EDMONTON -- Alberta approved more gym activities Monday as part of the provinces Step 2 coronavirus reopening plan - causing both excitement for gym-goers and confusion over what exactly was allowed.

The province closed gyms and many other businesses Dec. 12 due to spiking coronavirus cases. Gyms were later reopened but for one-on-one personal training only.

New rules were posted online Monday, with 17 bullet points including mandatory spacing and masking, an appointment-only system, and a remaining ban on “high intensity” workouts.

“We’re excited to reopen. Whatever the restrictions will be, we’re happy to comply just to get all of our members back and working out again, and ourselves working out too,” Shelley Kelso said outside of a west Edmonton GoodLife Fitness she manages.

Anticipating a morning announcement, GoodLife booked time slots for members starting at 12:15 p.m. Monday, but had to cancel while waiting for the 4:30 provincial announcement.

By 6 p.m. Kelso was still postponing appointments as they worked to clarify the new rules.

“Currently we’re getting a lot of confusion. Our phone has been ringing off the hook since 4:30. Our members are really eager to get back,” she said.

Kelso would have liked more notice from the government so she could plan her reopening, but said she’s just happy to have more clients back, and was committed to doing it safely.

“More notice, the better. But the sooner we open the sooner we can get members back, and that’s what we’re here to do,” she said.

2020 and 2021 have been rough for Kelso and her employees, many of whom have been laid off twice since the start of the pandemic.


Rudy Roeder had just finished a workout with his trainer when CTV News Edmonton told him about the rule changes.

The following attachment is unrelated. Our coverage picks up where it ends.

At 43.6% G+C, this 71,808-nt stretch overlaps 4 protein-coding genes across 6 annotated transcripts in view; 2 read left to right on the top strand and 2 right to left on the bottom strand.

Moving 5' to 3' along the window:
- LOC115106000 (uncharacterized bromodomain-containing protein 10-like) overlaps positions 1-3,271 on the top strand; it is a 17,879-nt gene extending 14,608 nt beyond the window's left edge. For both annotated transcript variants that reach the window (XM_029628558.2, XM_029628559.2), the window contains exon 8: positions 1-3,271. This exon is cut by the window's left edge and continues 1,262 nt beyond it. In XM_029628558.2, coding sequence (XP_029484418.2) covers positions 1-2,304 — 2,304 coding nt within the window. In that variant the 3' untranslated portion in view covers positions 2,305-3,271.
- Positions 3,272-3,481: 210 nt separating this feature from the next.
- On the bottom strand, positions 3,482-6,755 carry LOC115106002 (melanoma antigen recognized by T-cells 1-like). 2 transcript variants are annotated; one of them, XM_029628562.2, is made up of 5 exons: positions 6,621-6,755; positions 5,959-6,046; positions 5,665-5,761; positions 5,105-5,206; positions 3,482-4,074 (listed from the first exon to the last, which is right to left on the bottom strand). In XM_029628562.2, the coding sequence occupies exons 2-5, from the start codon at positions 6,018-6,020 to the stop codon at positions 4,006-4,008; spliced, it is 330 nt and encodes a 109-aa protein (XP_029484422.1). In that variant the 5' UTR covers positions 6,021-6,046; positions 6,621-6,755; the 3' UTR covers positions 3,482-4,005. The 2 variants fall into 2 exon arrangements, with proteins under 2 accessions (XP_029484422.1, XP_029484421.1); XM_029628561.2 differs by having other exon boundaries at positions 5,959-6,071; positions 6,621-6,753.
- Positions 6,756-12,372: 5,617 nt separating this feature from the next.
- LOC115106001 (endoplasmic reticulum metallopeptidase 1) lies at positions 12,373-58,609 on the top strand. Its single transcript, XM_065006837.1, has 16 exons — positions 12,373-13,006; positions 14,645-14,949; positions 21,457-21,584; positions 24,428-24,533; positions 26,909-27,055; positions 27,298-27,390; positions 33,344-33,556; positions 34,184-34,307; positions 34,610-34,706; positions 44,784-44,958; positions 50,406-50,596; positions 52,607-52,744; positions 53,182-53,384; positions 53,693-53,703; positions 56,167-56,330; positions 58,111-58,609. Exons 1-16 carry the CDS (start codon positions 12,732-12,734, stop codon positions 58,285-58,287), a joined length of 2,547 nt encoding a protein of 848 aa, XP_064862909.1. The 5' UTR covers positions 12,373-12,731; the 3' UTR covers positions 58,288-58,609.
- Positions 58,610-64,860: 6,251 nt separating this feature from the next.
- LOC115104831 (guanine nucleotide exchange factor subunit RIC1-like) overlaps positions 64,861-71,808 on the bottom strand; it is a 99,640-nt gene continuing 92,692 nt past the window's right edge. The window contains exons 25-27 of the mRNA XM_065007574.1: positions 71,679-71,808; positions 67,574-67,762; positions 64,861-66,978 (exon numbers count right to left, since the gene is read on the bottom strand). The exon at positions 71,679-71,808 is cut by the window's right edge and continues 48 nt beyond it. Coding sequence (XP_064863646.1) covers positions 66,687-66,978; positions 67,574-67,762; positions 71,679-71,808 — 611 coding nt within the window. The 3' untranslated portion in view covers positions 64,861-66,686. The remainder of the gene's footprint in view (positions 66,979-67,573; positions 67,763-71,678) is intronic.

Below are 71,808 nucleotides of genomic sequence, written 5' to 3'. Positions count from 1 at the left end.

“It’s fantastic. Working out is boosting your immune system and like helping with mental health, getting your endorphins and hormones going again, I think it’s fantastic,” he said.

Kelso admitted she was a little unsure about exactly what the government considered a “high intensity workout”, but said she would clarify with her bosses and AHS officials.

The governments website gave some examples but said gym operators could use their “best judgement” on that.

“We relied on recommendations from the fitness sector in making these decisions. And that includes how we defined low intensity. We also wanted to offer more flexibility, while keeping safety,” Health Minister Tyler Shandro said during the 4:30 p.m. announcement.

“I know that many Albertans are eager to get back to other activities like running on the treadmill. High Intensity activities like that are still only allowed on a one on one basis with a trainer or for a household and one trainer,” he added.

While walking in to GoodLife to buy a membership, Nick Troung said he was also confused, and a little disappointed here’s still so many restrictions on gyms.

“No high intensity workouts and only low intensity workouts...? I don’t know what that means,” he said.

“Every piece of equipment you touched was sanitized and I think that’s a lot safer than shopping malls now, so I have no clue why they’re still closed (for walk-ins),” Troung said.

Shandro said the risks of coronavirus still exist and he asked Albertans to keep following the rules.

A complete list of updated restrictions is posted online.

GoodLife sent the following statement to members on Monday night:

GoodLife reopening statement